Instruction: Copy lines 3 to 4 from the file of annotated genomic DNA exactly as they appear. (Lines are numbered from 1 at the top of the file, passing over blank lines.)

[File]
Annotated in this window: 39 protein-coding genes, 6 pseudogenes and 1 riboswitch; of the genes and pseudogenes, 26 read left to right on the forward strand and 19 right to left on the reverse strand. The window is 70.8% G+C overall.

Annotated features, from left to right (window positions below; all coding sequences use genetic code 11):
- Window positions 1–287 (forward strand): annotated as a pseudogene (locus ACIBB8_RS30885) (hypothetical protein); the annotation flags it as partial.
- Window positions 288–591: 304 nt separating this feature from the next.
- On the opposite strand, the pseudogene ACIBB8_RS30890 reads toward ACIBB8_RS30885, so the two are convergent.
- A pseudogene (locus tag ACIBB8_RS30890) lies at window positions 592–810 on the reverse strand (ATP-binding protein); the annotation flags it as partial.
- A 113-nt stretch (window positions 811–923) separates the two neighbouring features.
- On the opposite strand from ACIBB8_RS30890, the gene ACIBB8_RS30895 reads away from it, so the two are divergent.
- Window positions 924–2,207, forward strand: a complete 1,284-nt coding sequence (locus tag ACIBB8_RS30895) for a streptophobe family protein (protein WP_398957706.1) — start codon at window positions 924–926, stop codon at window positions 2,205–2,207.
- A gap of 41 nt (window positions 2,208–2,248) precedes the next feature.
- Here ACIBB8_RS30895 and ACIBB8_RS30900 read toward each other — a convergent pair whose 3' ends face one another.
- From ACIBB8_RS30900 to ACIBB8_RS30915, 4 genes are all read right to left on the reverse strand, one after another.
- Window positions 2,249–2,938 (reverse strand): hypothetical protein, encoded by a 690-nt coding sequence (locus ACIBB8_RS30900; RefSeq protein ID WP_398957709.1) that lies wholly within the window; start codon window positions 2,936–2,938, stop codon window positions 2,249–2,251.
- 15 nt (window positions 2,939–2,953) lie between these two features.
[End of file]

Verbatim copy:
- Window positions 1–287 (forward strand): annotated as a pseudogene (locus ACIBB8_RS30885) (hypothetical protein); the annotation flags it as partial.
- Window positions 288–591: 304 nt separating this feature from the next.